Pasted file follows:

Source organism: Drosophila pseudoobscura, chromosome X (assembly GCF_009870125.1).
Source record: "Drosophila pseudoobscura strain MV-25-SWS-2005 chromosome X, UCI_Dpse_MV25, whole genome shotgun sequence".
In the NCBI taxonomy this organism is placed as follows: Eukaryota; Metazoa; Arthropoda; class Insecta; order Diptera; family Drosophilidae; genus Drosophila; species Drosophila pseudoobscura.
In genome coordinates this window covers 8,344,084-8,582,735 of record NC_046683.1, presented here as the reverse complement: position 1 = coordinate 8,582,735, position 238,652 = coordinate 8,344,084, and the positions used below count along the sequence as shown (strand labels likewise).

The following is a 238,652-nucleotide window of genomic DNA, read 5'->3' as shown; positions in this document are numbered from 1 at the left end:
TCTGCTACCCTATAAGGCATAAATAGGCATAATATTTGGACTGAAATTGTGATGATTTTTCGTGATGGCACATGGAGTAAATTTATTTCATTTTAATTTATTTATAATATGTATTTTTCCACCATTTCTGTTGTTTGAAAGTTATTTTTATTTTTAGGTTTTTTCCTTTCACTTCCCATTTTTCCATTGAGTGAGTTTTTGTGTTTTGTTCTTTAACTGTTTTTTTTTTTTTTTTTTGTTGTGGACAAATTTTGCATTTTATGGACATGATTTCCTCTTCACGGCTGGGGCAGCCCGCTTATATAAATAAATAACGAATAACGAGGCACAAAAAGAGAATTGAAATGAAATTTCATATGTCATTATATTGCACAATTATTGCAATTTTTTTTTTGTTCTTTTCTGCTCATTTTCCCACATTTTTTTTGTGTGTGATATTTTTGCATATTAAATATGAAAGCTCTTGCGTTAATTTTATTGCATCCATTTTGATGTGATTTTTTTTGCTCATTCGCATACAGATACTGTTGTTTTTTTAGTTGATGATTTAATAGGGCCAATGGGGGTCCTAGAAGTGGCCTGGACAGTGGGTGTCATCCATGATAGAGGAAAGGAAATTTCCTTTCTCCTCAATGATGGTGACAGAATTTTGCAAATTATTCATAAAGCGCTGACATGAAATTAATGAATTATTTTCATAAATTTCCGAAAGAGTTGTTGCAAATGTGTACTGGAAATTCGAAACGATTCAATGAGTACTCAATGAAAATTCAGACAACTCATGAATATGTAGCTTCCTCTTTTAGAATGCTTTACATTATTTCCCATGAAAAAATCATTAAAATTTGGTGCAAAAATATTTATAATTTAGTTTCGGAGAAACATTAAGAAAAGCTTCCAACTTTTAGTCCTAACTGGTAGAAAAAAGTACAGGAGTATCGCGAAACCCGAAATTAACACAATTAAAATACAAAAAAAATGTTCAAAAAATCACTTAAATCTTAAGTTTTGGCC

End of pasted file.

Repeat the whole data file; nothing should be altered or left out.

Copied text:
Source organism: Drosophila pseudoobscura, chromosome X (assembly GCF_009870125.1).
Source record: "Drosophila pseudoobscura strain MV-25-SWS-2005 chromosome X, UCI_Dpse_MV25, whole genome shotgun sequence".
In the NCBI taxonomy this organism is placed as follows: Eukaryota; Metazoa; Arthropoda; class Insecta; order Diptera; family Drosophilidae; genus Drosophila; species Drosophila pseudoobscura.
In genome coordinates this window covers 8,344,084-8,582,735 of record NC_046683.1, presented here as the reverse complement: position 1 = coordinate 8,582,735, position 238,652 = coordinate 8,344,084, and the positions used below count along the sequence as shown (strand labels likewise).

The following is a 238,652-nucleotide window of genomic DNA, read 5'->3' as shown; positions in this document are numbered from 1 at the left end:
TCTGCTACCCTATAAGGCATAAATAGGCATAATATTTGGACTGAAATTGTGATGATTTTTCGTGATGGCACATGGAGTAAATTTATTTCATTTTAATTTATTTATAATATGTATTTTTCCACCATTTCTGTTGTTTGAAAGTTATTTTTATTTTTAGGTTTTTTCCTTTCACTTCCCATTTTTCCATTGAGTGAGTTTTTGTGTTTTGTTCTTTAACTGTTTTTTTTTTTTTTTTTTGTTGTGGACAAATTTTGCATTTTATGGACATGATTTCCTCTTCACGGCTGGGGCAGCCCGCTTATATAAATAAATAACGAATAACGAGGCACAAAAAGAGAATTGAAATGAAATTTCATATGTCATTATATTGCACAATTATTGCAATTTTTTTTTTGTTCTTTTCTGCTCATTTTCCCACATTTTTTTTGTGTGTGATATTTTTGCATATTAAATATGAAAGCTCTTGCGTTAATTTTATTGCATCCATTTTGATGTGATTTTTTTTGCTCATTCGCATACAGATACTGTTGTTTTTTTAGTTGATGATTTAATAGGGCCAATGGGGGTCCTAGAAGTGGCCTGGACAGTGGGTGTCATCCATGATAGAGGAAAGGAAATTTCCTTTCTCCTCAATGATGGTGACAGAATTTTGCAAATTATTCATAAAGCGCTGACATGAAATTAATGAATTATTTTCATAAATTTCCGAAAGAGTTGTTGCAAATGTGTACTGGAAATTCGAAACGATTCAATGAGTACTCAATGAAAATTCAGACAACTCATGAATATGTAGCTTCCTCTTTTAGAATGCTTTACATTATTTCCCATGAAAAAATCATTAAAATTTGGTGCAAAAATATTTATAATTTAGTTTCGGAGAAACATTAAGAAAAGCTTCCAACTTTTAGTCCTAACTGGTAGAAAAAAGTACAGGAGTATCGCGAAACCCGAAATTAACACAATTAAAATACAAAAAAAATGTTCAAAAAATCACTTAAATCTTAAGTTTTGGCC